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Symposium Articles   |    
Beta-Catenin-Dependent Wnt Signaling in Mandibular Bone Regeneration
Philipp Leucht, MD; Jae-Beom Kim, PhD; Jill A. Helms, DDS, PhD
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Disclosure: In support of their research for or preparation of this work, one or more of the authors received, in any one year, outside funding or grants in excess of $10,000 from the National Institutes of Health (grant #R01 DE012462), the Northern California Arthritis Foundation, and the United States Air Force Office of Scientific Research. Neither they nor a member of their immediate families received payments or other benefits or a commitment or agreement to provide such benefits from a commercial entity. No commercial entity paid or directed, or agreed to pay or direct, any benefits to any research fund, foundation, division, center, clinical practice, or other charitable or nonprofit organization with which the authors, or a member of their immediate families, are affiliated or associated.

The Journal of Bone and Joint Surgery, Incorporated
J Bone Joint Surg Am, 2008 Feb 01;90(Supplement 1):3-8. doi: 10.2106/JBJS.G.01136
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Abstract

Osteoblasts are derived from two distinct embryonic lineages: cranial neural crest, and mesoderm. Both populations of cells are capable of forming bone and cartilage during fetal development and during adult bone repair, but whether they use equivalent molecular pathways to achieve osteoblast differentiation is unknown. We addressed this question in the context of cranial repair and focused on the role of Wnt signaling in mandibular skeletal healing. Transgenic Wnt reporter mice were used to pinpoint Wnt-responsive cells in the injury callus, and in situ hybridization was used to identify some of the Wnt ligands expressed by cells during the repair process. A gene transfer technique was employed to abrogate Wnt signaling during mandibular healing, and we found that reparative intramembranous ossification requires a functional Wnt pathway. Finally, we evaluated how constitutive activation of the Wnt pathway, caused by mutation of the LRP5 receptor, affected bone repair in the mandible. Taken together, these data underscore the functional requirement for Wnt signaling in cranial skeletal healing.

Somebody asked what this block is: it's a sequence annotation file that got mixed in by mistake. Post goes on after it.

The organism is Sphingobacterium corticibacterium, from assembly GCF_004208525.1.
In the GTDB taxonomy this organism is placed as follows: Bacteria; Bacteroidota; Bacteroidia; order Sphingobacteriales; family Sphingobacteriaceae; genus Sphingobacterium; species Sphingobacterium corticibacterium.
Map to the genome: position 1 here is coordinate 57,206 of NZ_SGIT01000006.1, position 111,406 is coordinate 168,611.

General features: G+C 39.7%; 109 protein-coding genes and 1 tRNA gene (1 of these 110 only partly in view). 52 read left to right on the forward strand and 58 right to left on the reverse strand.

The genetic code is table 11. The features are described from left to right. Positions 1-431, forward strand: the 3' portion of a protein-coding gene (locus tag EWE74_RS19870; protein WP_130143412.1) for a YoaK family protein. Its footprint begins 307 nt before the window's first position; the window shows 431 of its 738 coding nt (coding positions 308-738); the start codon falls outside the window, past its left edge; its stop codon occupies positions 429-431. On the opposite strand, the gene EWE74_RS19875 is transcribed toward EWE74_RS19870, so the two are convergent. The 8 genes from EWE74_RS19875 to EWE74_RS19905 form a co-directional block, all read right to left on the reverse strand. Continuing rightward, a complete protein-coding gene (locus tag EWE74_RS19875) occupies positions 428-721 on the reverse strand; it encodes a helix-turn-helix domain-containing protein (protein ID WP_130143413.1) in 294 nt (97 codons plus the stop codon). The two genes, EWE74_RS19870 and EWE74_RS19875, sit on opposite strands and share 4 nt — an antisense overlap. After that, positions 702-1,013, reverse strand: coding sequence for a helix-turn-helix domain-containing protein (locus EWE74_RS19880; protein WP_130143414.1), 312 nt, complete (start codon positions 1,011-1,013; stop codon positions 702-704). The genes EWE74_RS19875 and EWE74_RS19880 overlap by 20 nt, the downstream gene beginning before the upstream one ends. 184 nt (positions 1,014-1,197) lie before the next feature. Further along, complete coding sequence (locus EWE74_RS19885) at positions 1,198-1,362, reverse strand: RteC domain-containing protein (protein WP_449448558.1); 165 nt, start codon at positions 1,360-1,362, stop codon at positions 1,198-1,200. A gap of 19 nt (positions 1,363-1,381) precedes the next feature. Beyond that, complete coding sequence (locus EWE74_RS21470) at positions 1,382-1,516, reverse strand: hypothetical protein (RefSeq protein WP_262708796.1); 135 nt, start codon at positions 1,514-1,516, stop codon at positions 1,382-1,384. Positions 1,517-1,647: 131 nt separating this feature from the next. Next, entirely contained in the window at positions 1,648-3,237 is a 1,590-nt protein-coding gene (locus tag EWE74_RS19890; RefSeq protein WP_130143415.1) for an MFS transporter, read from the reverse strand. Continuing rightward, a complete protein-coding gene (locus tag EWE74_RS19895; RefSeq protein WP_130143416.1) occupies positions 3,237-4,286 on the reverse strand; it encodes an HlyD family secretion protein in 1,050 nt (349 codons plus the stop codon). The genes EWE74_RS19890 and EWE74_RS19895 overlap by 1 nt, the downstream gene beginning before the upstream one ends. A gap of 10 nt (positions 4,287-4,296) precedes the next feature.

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    These activities have been planned and implemented in accordance with the Essential Areas and policies of the Accreditation Council for Continuing Medical Education (ACCME) through the joint sponsorship of the American Academy of Orthopaedic Surgeons and The Journal of Bone and Joint Surgery, Inc. The American Academy of Orthopaedic Surgeons is accredited by the ACCME to provide continuing medical education for physicians.
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